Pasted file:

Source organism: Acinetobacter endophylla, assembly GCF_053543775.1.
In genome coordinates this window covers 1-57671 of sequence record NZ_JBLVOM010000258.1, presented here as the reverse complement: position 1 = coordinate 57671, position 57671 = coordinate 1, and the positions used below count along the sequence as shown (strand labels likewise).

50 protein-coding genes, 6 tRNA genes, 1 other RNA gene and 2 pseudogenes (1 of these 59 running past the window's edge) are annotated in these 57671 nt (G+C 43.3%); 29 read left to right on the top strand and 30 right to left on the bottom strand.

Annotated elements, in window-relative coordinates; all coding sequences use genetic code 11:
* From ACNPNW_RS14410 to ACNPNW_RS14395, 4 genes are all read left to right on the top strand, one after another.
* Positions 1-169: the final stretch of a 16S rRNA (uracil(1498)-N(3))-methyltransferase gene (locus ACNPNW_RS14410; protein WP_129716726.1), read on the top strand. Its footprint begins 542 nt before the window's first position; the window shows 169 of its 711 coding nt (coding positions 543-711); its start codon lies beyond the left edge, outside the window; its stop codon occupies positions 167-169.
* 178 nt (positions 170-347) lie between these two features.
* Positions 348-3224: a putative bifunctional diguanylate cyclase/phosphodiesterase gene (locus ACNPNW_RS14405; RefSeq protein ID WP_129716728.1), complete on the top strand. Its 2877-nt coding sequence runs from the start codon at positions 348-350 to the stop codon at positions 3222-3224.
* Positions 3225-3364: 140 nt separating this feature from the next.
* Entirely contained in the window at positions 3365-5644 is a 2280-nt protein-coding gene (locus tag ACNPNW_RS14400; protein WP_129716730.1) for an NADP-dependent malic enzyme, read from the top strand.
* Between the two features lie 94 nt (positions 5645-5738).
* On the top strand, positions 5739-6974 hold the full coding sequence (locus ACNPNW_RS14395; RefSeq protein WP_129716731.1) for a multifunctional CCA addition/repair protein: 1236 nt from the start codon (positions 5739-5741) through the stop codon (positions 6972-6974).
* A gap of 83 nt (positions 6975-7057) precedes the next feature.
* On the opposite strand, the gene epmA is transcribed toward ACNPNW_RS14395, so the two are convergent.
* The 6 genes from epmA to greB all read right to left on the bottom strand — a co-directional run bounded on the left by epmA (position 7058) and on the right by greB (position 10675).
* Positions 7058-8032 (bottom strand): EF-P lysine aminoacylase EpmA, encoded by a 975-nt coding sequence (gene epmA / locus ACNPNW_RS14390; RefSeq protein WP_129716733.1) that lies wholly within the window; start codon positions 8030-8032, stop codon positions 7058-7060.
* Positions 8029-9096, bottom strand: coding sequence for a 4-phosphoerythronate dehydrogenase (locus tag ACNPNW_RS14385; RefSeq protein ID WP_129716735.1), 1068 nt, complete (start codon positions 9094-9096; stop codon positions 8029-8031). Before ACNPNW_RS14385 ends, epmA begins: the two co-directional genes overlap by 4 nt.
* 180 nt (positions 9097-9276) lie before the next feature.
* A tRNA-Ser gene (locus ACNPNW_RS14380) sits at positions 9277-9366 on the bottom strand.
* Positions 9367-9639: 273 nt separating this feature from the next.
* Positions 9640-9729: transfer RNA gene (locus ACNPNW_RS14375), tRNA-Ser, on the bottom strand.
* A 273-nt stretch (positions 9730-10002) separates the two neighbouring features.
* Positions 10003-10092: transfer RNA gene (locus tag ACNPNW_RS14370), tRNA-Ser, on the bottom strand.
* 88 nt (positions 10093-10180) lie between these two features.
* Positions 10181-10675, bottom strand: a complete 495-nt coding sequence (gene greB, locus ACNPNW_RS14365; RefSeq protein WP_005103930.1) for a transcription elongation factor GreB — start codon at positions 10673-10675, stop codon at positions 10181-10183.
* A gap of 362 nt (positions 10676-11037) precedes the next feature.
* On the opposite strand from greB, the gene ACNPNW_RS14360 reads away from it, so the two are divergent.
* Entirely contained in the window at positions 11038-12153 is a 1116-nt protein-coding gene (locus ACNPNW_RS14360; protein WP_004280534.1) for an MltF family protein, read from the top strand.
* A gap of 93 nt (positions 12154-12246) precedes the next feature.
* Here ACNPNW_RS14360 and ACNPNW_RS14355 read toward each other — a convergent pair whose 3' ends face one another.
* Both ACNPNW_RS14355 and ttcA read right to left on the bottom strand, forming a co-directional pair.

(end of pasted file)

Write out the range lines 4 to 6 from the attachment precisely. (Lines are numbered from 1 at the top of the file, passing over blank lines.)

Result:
Annotated elements, in window-relative coordinates; all coding sequences use genetic code 11:
* From ACNPNW_RS14410 to ACNPNW_RS14395, 4 genes are all read left to right on the top strand, one after another.
* Positions 1-169: the final stretch of a 16S rRNA (uracil(1498)-N(3))-methyltransferase gene (locus ACNPNW_RS14410; protein WP_129716726.1), read on the top strand. Its footprint begins 542 nt before the window's first position; the window shows 169 of its 711 coding nt (coding positions 543-711); its start codon lies beyond the left edge, outside the window; its stop codon occupies positions 167-169.